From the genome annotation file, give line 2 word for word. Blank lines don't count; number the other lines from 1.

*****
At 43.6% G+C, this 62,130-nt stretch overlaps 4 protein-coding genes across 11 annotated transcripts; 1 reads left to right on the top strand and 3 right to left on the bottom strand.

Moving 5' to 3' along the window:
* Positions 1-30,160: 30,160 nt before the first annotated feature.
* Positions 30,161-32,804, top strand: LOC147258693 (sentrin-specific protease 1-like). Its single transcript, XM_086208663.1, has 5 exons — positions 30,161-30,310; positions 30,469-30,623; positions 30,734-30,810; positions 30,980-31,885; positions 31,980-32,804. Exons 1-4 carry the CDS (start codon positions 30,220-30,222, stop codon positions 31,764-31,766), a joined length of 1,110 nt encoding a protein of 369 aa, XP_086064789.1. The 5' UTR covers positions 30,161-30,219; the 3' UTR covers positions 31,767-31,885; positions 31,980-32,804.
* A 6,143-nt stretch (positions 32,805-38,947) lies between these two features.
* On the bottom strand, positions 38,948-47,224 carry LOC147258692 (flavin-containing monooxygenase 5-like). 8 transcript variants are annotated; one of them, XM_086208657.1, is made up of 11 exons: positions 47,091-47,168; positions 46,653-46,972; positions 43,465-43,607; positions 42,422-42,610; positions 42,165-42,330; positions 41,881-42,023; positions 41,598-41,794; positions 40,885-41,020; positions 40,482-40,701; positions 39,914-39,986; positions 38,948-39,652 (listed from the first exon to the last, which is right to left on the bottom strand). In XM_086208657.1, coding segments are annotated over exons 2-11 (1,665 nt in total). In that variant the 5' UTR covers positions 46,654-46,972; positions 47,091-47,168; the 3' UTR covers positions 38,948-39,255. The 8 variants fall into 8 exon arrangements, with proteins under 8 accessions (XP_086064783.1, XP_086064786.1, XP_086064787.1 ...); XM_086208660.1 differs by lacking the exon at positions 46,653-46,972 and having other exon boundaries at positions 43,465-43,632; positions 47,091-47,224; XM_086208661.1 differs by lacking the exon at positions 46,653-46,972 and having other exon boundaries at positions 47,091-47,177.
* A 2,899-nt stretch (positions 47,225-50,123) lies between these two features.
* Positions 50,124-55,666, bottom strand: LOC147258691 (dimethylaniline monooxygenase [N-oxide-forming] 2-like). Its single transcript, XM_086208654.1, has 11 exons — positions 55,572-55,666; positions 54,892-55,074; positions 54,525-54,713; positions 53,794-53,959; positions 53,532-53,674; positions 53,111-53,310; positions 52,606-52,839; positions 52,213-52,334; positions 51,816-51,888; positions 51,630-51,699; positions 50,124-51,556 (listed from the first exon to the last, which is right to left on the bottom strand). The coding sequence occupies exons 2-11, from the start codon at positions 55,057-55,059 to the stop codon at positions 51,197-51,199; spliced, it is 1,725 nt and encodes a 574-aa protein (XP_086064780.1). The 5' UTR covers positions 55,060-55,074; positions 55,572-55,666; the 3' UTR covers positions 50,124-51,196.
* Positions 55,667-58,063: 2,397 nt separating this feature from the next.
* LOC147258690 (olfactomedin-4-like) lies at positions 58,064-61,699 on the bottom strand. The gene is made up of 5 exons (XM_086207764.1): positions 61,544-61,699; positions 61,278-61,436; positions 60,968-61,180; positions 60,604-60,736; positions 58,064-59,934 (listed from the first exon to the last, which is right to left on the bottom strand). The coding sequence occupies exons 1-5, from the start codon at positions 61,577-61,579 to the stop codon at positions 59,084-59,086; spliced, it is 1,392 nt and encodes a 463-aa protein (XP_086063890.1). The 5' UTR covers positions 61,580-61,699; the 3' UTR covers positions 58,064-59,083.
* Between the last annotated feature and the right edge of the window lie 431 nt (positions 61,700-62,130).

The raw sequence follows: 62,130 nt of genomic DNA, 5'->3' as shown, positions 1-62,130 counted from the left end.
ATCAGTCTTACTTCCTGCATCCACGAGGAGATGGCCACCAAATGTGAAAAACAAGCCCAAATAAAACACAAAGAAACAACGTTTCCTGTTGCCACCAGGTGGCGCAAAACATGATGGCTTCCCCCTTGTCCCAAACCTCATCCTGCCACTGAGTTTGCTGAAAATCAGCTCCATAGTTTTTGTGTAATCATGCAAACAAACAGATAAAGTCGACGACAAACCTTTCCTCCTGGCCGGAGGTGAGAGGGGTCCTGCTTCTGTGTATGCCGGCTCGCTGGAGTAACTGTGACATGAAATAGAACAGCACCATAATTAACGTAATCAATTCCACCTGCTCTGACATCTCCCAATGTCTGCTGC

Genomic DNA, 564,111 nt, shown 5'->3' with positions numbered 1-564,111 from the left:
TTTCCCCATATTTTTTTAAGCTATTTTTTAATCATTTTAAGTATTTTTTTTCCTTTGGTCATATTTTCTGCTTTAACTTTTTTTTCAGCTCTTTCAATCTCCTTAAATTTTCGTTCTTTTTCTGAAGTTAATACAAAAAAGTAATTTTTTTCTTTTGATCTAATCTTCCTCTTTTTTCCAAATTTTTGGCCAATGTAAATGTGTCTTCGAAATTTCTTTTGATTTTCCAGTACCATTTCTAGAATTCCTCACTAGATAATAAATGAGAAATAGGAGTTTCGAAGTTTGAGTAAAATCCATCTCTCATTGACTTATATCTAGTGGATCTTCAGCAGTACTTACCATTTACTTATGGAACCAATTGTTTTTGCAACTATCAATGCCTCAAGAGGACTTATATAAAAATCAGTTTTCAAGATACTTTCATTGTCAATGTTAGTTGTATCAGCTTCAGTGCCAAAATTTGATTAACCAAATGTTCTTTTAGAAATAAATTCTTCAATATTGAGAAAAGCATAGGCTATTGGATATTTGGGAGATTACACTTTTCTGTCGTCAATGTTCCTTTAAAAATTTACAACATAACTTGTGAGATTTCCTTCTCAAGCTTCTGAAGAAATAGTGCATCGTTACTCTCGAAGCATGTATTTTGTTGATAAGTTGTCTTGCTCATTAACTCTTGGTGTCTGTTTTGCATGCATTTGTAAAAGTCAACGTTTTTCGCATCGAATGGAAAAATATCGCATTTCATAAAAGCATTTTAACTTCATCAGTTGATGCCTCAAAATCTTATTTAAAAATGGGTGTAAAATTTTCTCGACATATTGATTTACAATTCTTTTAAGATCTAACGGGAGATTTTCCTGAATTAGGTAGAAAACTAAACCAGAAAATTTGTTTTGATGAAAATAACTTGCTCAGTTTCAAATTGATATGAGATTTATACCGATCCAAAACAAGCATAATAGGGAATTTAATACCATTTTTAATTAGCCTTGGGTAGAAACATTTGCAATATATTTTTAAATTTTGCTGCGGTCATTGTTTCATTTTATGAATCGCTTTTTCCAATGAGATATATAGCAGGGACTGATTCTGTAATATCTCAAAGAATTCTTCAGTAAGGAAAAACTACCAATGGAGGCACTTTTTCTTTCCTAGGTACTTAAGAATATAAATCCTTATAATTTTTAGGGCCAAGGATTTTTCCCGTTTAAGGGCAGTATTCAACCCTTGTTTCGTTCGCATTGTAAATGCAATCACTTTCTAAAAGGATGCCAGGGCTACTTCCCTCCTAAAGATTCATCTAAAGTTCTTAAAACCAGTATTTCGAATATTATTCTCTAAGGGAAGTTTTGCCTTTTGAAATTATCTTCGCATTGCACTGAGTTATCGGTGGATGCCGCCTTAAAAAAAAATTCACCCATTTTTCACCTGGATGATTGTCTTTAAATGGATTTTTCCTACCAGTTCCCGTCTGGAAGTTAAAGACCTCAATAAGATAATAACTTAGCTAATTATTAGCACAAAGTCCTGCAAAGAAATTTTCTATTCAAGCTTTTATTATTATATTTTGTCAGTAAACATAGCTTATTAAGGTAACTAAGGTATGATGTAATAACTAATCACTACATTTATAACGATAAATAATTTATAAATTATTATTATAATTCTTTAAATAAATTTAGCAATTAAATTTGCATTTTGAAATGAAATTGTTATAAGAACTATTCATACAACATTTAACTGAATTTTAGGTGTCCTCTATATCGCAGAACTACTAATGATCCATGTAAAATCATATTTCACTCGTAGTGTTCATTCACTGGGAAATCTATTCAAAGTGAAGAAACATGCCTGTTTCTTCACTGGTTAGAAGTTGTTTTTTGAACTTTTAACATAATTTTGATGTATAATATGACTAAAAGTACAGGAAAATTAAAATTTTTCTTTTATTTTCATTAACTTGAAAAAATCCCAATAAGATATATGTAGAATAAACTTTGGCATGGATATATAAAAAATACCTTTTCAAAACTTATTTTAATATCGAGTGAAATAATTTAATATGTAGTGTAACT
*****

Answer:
Moving 5' to 3' along the window: